For communication on the trail, GMRS handheld radios are used. For longer range comms, a Cobra 75WX CB radio was installed, with a FireStick antenna mounted to the front bumper. A ham radio system is also in this truck’s future.
Finishing out the interior is a critical upgrade for life on the road with a dog and a toddler. Wet Okole neoprene seat covers were installed throughout. They were optioned with air adjustable lumbar support and a full host of accessory pockets. These custom-fit washable seat covers keep the interior working and looking as good as possible.
Less is More
When this Tacoma is full of people, fuel, water, and basic camping gear, it is at about its gross vehicle weight rating (GVWR)—that is without the camper. Obviously weight is always going to be an issue with a built Tacoma because of its relatively low payload capacity, so Haidinyak is continually working on ways to lighten the load. Lately he’s even considered ditching the camper and switching to an off-road trailer system. It’s just too much fun to bomb around off-road in this fully built Tacoma without all the added camper weight.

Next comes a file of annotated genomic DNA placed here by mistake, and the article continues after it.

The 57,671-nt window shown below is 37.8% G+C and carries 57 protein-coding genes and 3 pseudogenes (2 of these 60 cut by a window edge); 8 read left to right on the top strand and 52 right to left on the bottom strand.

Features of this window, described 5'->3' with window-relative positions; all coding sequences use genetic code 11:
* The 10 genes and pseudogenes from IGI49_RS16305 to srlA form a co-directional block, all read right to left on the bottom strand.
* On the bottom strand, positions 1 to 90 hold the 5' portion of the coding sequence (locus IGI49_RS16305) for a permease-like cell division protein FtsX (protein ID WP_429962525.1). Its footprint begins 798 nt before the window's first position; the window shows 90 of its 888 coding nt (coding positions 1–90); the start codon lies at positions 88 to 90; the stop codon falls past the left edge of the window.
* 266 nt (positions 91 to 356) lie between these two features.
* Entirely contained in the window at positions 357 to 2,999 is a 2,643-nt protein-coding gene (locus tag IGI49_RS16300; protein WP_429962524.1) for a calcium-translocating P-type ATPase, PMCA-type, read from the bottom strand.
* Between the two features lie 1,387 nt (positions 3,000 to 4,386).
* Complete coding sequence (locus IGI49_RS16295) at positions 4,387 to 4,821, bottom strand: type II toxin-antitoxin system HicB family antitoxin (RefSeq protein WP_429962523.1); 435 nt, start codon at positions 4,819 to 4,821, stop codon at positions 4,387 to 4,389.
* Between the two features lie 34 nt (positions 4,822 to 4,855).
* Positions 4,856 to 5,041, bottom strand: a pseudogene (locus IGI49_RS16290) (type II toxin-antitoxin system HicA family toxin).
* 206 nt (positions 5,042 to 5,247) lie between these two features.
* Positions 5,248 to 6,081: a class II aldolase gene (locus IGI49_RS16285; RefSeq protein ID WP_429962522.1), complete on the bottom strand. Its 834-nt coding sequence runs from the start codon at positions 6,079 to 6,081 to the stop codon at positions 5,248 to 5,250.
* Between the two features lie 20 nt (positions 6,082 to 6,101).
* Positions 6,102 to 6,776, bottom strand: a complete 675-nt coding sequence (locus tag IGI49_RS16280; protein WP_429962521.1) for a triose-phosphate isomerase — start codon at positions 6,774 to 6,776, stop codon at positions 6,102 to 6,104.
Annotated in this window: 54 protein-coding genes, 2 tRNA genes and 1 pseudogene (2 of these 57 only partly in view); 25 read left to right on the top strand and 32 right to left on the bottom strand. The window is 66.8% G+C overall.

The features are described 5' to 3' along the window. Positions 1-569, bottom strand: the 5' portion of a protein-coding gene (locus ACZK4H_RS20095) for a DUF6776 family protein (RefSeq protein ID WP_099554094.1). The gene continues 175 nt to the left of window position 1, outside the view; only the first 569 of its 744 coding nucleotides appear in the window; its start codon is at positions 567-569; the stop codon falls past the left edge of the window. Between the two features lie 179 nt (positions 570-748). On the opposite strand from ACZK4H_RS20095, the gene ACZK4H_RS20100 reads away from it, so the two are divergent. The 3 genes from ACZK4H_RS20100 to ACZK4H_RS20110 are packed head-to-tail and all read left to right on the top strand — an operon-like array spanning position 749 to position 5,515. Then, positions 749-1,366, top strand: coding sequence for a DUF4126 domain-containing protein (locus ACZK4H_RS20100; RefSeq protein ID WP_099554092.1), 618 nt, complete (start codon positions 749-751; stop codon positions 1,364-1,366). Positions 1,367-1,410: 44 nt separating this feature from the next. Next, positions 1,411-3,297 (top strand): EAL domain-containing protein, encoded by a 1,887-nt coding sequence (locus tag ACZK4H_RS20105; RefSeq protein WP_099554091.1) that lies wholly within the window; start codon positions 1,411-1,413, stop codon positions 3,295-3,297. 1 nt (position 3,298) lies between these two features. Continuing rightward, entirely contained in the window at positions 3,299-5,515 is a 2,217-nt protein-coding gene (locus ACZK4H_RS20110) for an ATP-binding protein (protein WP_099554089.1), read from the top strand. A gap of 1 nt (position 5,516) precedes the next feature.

Built for Adventure
This truck build has already been on big adventures throughout Utah, Nevada, Oregon, Washington, and California. Having recently completed the Mojave Road, the next big trips on the agenda are all the western states Backcountry Discovery Routes (BDRs) over the next few years. Further afield adventures in some Central American countries are also on Haidinyak’s to-do list with this adventure machine.
For more on this truck, and to follow Haidinyak and his family’s adventures, check out @WanderingTuesday on Instagram.
Editor’s Note: A version of this article first appeared in the July/August 2020 print issue of Tread Magazine.